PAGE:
The late Colin Gunton (1941-2003), in a flurry of productivity just before his untimely death, put out a bunch of books that are remarkable for containing enough ideas that they could each have been expanded into more books. Looking for a half-remembered quotation, I recently skimmed back through my copy of his book The Triune Creator. I never did find the quotation I was after, but I found these four thought-provoking statements about the Christian doctrine of creation:
…the view of creation as deified conflict is perpetually renewed in human culture, most recently perhaps in Hegel and Marx, as well as in many of their disciples. Violations of the peace of creation are an offense against the God of the Bible, in complete contrast and opposition to the fact that they are a rational response to the gods of mythical and philosophical paganism. p. 26
The choice is inescapable: either God or the world itself provides the reason why things are as they are. To ‘personalise’ the universe or parts of it, particularly inert substances like molecules, is to succumb to crude forms of superstition. As we shall see, only a theology which distinguishes God from the world ontologically justifies the practices of science without succumbing to a pantheism or crypto-pantheism which effectively divinises the temporal. p. 39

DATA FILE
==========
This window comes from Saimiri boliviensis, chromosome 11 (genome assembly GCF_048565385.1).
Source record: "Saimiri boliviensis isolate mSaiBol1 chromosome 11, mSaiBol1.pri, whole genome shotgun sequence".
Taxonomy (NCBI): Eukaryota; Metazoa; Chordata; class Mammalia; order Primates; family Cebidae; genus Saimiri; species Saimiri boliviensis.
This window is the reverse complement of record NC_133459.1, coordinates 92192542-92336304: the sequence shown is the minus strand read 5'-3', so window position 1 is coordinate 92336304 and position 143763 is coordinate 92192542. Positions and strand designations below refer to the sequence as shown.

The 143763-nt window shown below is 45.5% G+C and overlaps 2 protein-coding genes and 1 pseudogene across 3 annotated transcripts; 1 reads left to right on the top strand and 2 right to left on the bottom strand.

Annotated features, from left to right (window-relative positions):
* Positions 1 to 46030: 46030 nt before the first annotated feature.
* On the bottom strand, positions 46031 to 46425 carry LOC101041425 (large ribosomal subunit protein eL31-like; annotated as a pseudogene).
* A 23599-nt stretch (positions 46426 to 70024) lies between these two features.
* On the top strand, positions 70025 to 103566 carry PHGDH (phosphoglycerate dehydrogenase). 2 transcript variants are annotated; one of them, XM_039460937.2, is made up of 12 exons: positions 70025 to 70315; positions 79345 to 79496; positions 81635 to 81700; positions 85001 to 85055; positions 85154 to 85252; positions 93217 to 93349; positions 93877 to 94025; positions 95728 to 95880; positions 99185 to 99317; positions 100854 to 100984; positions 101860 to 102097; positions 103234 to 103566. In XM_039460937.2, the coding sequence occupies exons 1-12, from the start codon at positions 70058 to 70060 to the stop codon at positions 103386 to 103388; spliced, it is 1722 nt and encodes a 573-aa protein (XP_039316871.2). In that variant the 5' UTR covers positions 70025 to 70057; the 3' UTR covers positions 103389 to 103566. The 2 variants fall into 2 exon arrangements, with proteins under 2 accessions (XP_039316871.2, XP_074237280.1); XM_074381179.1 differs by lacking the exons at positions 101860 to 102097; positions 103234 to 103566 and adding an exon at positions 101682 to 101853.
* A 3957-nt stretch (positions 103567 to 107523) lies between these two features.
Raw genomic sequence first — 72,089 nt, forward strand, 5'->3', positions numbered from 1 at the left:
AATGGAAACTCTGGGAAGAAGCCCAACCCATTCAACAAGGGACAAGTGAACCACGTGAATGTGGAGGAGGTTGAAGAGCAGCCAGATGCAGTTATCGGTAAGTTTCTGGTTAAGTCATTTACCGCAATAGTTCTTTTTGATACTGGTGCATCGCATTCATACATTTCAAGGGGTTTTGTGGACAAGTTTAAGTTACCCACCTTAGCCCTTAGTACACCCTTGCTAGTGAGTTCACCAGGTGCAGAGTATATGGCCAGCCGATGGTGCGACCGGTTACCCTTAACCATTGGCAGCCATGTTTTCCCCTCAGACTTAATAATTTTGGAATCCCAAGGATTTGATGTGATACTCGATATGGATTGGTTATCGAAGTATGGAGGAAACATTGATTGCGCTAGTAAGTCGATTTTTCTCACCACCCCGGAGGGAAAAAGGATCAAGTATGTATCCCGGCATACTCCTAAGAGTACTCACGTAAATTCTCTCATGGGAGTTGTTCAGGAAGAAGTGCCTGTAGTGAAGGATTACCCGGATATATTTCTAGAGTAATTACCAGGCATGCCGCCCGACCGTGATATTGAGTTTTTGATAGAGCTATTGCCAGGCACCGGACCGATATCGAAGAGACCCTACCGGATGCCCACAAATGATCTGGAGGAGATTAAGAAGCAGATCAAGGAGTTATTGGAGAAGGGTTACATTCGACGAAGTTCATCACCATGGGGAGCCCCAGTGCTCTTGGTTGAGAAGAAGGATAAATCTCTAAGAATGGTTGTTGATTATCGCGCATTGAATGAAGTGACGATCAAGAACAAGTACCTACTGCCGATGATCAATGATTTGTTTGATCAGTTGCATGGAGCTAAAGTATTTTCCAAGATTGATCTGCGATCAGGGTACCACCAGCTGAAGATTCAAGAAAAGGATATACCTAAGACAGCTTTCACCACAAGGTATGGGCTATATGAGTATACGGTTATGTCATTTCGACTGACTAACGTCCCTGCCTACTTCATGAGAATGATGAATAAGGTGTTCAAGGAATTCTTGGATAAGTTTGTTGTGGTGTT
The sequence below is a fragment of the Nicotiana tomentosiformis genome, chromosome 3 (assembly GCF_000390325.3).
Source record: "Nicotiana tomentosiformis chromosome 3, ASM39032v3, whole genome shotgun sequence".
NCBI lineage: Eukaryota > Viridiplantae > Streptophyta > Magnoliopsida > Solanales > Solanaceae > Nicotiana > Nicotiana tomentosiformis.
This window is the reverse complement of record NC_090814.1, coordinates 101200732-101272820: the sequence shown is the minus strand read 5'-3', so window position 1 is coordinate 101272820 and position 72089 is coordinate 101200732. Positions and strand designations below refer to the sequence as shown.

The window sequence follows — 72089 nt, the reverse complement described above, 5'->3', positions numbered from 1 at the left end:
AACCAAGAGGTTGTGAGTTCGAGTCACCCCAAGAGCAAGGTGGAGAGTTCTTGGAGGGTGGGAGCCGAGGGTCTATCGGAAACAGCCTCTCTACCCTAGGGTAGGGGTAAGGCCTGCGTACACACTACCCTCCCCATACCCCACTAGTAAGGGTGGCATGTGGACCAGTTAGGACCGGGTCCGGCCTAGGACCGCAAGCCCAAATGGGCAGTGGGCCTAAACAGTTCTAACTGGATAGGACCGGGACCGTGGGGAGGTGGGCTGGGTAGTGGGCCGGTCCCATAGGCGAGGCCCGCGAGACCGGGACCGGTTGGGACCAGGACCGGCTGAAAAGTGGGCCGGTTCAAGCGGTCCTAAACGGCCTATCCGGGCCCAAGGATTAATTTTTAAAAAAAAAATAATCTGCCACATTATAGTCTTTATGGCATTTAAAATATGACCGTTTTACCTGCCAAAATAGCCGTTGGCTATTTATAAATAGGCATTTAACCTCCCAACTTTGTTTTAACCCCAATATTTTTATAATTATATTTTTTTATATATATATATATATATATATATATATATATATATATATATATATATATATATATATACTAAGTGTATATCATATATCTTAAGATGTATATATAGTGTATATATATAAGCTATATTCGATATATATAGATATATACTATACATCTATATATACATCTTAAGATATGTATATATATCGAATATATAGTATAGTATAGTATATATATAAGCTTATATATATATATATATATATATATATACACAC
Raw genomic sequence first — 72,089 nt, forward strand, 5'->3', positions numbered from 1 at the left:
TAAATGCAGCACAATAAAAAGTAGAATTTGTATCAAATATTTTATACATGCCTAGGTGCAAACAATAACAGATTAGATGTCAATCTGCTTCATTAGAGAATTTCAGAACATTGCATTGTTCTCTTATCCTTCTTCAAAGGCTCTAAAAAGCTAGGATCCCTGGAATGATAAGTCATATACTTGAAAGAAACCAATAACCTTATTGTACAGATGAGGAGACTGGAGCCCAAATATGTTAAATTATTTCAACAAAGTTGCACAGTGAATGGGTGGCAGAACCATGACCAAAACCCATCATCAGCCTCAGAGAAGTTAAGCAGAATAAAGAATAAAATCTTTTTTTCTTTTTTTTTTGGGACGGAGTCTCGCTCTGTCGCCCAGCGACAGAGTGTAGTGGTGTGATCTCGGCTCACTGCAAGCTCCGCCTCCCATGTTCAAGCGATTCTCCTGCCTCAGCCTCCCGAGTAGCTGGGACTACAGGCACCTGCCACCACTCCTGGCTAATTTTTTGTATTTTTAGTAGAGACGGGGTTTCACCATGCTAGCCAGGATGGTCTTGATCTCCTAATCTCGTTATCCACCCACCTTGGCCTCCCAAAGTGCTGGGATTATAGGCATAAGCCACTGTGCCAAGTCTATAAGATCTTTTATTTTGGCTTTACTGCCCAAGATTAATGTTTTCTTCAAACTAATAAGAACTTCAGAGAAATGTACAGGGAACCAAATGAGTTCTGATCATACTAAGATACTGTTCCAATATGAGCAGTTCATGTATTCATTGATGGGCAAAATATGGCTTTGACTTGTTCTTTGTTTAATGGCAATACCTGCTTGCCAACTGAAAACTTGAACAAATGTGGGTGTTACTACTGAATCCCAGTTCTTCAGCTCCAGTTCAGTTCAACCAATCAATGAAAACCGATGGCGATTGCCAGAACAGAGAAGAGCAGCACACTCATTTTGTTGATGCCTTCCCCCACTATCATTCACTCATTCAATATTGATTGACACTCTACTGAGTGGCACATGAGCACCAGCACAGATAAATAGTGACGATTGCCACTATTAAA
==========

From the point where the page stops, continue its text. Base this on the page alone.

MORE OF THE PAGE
The incarnation implies a certain freedom in the relations between God and the world, and so is the basis of the doctrine that God creates ‘out of nothing.’ The act of creation is accordingly seen to be grounded in an anterior richness in God. pp. 67-68
We are created not to ascend through the material to the spiritual, but to be perfected in time, through Christ and the Spirit, in and with the created order as a whole. p. 170
If those get your mind going, treat yourself to the whole book some time. It’s a couple hundred pages just like that.